“Landlords seek tenancy legislation which is balanced and commonsense law”, said Martin Evans, President of the NZ Property Investors’ Federation, today. “Currently the RTA is skewed and has an anti-landlord bias so we welcome the long awaited Bill.”
He said members welcome the suggestion that debt collections costs can be added to awards as this may help reduce the extremely high incidence of rent arrears. It is also considered a good move to introduce exemplary damages for tenants sub-letting, over-populating the premises or becoming a problem neighbour, as this will lead to longer tenancies and better communities.
“It is pleasing to see that no mention has been made of allowing advocates in Tenancy Tribunal Hearings,” said Mr Evans. “This could have led to a lack of justice for rental property providers, potentially leading to a significant reduction in the supply of rental property.”
Residential tenancy issues are critical for all property investors, especially, for example, in areas such as the responsibility of tenants for utility charges.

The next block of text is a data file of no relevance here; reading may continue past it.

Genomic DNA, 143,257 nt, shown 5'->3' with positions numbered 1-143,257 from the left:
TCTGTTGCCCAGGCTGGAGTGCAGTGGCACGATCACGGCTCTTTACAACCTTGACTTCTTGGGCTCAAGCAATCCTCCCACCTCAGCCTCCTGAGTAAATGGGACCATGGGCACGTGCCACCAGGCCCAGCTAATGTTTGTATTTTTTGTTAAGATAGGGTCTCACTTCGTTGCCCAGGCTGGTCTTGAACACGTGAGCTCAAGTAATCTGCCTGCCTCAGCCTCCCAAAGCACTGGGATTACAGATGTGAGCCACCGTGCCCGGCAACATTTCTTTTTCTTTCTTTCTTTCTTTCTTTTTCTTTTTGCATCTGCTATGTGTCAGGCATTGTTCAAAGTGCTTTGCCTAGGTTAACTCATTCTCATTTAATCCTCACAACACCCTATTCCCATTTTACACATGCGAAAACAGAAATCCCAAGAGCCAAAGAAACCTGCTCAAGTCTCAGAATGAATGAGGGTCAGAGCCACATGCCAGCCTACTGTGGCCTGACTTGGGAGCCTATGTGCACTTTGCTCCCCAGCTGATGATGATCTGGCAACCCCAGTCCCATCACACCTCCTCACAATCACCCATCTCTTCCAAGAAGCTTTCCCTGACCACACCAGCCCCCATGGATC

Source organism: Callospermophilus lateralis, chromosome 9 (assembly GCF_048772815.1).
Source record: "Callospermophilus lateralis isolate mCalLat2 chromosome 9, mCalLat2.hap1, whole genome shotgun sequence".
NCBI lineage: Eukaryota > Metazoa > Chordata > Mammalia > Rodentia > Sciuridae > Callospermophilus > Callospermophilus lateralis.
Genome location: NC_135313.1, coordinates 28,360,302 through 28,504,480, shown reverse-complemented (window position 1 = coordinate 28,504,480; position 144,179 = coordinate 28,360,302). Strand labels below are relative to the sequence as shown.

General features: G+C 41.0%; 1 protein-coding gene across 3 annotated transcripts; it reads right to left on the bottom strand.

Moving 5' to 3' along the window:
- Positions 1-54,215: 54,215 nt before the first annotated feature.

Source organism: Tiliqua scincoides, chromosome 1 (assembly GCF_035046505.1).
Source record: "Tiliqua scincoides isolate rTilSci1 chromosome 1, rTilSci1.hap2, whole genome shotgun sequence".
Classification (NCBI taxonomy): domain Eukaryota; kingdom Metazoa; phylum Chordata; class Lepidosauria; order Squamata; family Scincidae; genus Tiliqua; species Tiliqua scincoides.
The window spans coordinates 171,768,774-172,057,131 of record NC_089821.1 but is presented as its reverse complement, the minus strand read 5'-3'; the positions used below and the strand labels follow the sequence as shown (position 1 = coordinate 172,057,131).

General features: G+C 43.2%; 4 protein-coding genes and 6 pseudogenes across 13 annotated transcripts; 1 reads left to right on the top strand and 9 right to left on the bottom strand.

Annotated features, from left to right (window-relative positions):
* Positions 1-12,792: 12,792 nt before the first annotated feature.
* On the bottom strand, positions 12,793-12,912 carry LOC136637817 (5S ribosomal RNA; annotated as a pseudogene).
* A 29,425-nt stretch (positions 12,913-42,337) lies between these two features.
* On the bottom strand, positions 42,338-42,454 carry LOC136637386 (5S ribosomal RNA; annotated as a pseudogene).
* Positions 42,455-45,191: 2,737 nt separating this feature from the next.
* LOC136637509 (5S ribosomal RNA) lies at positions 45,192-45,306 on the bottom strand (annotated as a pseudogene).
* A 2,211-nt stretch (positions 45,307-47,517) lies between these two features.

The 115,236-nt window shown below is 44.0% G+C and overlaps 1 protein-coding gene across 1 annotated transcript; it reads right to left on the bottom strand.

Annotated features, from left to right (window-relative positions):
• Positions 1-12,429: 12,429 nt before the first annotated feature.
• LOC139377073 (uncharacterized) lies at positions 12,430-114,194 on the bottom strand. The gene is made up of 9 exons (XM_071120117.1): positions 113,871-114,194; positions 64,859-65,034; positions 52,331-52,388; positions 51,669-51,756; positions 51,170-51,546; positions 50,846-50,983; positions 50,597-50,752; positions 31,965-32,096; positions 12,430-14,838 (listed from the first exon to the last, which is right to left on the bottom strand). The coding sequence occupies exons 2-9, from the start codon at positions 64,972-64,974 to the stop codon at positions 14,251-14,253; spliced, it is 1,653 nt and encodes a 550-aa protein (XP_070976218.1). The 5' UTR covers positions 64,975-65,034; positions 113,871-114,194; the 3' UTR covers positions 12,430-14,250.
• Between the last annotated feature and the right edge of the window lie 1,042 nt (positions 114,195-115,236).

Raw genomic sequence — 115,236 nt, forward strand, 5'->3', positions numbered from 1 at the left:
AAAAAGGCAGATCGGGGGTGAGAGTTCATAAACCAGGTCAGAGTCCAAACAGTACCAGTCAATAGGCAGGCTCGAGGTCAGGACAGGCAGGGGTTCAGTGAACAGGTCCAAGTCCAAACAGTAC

“Our members are looking forward to new legislation reaffirming the 2003 District Court decision ruling that tenants are liable for all relevant water charges’, said Mr Evans.
As the industry body representing 7,330 members, the NZ Property Investors’ Federation will be opposing vigorously the draft legislation limiting tenant damages to four weeks. This does not send the right message to tenants and merely passes responsibility of looking after the property from the tenant to the landlord.
The Federation also maintains that the amount represented by this time period is insufficient to replace items such as carpets and curtains. On the other hand, they will be supporting the inclusion of relevant corporate body rules into tenancy agreements.
“This is a golden opportunity for all landlords to make their views known” said Mr Evans. “ NZPIF will be helping to distribute the draft legislation to all its members and encourages all residential property investor landlords to study the draft legislation and tell the Government about areas that they believe need more work to get right.”.